The History of Alcohol Fermentation

Though fermentation has been used by people to produce palatable goods since prehistoric times, no one really knew the cause of fermentation for most of human history. Early scientists, upon the invention of the microscope and the subsequent discovery of yeast, thought that the yeast somehow contributed to fermentation by virtue of its spherical shape rather than any digestive processes. It was believed that the fermentation of foods and fruit juices was the result of molecular vibrations induced by the death of the food's cells.

This misunderstanding arose from the fact that a yeast cell, when viewed with a microscope, doesn't look alive like many protozoa do. Yeast appears to be a simple orb, with no real method of locomotion or consumption. It was not until later that the connection between yeast and fermentation was discovered. Yeast's role in fermentation could not be fully understood until scientists began realizing the biological nature of yeast. It took many years and much controversy for the top chemists of the nineteenth century to admit that yeast is a living thing. It was the result of microscopic experiments performed independently by multiple scientists in the 1830s to prove that yeast is actually a microscopic creature that reproduces by budding.

Usually what occurs when yeast are exposed to oxygen during fermentation is that they continue the anaerobic fermentation somewhat but also perform a small amount of aerobic respiration. The byproducts of this aerobic respiration are usually not as palatable to people, with acetic acid, or vinegar, numbering among those byproducts. Another inhibitor to the fermentation process other than oxygen is too much alcohol in the substance that is being fermented. If the yeast are allowed to produce so much alcohol that the substance being fermented has greater than 16-18% alcohol by volume, the fermentation runs the risk of becoming stuck.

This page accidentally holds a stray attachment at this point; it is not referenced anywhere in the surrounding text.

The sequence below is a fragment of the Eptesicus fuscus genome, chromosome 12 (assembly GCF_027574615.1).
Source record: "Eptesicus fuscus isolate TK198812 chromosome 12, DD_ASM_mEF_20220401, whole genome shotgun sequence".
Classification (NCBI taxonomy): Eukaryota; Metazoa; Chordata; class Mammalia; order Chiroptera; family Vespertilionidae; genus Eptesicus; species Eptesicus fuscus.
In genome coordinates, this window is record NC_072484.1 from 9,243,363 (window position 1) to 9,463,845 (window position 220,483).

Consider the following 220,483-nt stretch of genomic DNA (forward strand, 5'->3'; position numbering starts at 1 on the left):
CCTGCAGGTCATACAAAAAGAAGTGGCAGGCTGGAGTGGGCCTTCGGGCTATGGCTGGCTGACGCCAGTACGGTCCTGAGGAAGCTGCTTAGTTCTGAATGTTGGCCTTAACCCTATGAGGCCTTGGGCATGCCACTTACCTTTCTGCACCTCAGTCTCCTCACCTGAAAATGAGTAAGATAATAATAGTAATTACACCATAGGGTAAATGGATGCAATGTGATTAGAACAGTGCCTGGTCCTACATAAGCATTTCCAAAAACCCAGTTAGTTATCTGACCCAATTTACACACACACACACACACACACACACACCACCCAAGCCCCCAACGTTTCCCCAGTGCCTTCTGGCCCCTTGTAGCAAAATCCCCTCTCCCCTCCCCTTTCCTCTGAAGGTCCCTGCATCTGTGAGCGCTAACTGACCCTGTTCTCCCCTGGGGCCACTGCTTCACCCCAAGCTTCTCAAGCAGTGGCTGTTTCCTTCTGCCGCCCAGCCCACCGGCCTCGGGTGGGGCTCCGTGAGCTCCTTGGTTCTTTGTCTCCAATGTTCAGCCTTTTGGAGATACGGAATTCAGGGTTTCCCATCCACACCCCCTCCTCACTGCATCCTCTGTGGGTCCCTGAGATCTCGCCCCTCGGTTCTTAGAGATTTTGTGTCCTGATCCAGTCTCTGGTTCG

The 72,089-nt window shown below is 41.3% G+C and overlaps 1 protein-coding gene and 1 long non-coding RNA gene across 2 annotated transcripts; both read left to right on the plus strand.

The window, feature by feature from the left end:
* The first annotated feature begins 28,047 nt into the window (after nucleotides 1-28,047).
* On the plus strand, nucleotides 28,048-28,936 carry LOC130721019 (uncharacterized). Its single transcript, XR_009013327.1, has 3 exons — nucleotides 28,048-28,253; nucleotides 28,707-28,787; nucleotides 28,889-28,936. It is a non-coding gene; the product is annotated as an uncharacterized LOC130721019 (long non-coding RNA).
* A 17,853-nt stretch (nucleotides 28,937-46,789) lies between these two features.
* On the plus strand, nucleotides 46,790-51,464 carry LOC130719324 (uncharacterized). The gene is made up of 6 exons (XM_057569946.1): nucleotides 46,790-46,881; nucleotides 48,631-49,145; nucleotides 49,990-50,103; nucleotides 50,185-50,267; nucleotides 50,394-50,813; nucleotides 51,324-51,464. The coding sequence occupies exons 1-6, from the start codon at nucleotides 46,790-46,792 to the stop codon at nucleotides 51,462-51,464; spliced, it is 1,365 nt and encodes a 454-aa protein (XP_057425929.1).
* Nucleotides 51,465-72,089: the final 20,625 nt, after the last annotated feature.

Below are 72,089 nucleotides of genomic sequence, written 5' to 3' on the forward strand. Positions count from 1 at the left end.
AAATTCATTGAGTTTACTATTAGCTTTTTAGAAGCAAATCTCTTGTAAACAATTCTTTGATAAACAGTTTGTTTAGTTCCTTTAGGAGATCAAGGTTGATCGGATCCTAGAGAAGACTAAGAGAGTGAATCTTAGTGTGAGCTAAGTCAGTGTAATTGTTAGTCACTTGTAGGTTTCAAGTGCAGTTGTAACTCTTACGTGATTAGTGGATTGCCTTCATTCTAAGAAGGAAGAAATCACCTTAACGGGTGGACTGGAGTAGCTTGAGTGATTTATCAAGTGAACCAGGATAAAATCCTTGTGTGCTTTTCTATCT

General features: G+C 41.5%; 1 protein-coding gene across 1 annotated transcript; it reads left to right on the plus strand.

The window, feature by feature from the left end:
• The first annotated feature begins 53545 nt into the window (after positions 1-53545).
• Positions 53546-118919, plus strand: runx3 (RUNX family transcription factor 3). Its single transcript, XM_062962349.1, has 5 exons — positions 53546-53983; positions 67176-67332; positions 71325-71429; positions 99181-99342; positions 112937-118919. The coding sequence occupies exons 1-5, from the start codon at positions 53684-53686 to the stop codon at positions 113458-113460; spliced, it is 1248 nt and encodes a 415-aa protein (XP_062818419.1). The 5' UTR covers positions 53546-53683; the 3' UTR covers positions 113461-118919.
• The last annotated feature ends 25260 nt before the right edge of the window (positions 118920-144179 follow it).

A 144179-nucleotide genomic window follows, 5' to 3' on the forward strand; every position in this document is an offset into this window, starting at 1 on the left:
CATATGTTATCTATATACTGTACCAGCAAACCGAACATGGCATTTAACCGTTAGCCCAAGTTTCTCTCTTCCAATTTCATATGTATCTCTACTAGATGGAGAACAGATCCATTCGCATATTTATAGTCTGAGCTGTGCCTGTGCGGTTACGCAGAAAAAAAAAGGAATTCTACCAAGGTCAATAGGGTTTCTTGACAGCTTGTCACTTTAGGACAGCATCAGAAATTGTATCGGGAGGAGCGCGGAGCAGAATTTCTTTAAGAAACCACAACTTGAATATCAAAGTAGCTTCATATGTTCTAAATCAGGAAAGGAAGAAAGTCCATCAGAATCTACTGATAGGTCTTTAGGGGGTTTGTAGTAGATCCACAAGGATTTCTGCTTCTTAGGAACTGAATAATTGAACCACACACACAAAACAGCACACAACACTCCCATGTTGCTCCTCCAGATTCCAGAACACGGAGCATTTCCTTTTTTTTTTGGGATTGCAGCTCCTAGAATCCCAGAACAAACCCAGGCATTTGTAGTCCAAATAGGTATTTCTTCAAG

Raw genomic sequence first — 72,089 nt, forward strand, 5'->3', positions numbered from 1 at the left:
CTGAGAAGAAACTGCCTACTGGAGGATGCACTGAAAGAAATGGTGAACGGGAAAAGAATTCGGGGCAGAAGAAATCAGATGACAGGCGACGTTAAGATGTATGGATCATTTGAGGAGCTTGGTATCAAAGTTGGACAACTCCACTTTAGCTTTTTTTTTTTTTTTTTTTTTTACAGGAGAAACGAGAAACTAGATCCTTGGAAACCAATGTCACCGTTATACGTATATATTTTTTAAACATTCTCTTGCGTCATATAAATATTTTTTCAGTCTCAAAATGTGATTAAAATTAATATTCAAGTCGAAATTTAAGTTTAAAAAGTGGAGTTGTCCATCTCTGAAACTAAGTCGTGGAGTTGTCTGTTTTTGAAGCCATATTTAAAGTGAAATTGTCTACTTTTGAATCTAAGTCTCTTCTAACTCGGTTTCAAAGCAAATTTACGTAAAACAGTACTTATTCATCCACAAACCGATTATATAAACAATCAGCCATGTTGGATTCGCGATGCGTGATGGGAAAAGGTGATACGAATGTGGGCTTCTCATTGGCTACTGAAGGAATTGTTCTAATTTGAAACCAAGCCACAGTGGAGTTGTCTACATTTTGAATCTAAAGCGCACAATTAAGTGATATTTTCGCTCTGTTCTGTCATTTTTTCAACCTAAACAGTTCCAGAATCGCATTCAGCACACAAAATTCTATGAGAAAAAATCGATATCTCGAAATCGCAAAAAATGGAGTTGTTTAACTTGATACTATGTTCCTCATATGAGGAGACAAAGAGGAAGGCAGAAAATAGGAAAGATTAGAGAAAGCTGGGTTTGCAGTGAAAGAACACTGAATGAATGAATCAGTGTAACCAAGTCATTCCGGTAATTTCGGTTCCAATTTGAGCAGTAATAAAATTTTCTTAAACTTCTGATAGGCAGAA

Stuck fermentation is an unintentional halting in the fermentation of a substance. Basically, the yeast reaches a point, due to stress factors, that it ceases metabolizing and falls out of the substance. This can be a catastrophic occurrence for the producer because once a fermentation becomes stuck, it is incredibly difficult to start it again because the yeast dies.

An unusual method used to flavor beers is used by Mountain Brewing Company, a beer-making outfit in Arizona. They use a wort that includes roasted chili peppers, which have a distinctive taste that remains unchanged throughout the fermentation process. Some American malt liquors actually use dextrose as a cheap adjunct, coupled with specific enzymes, to cut the costs associated with fermentation and brewing.

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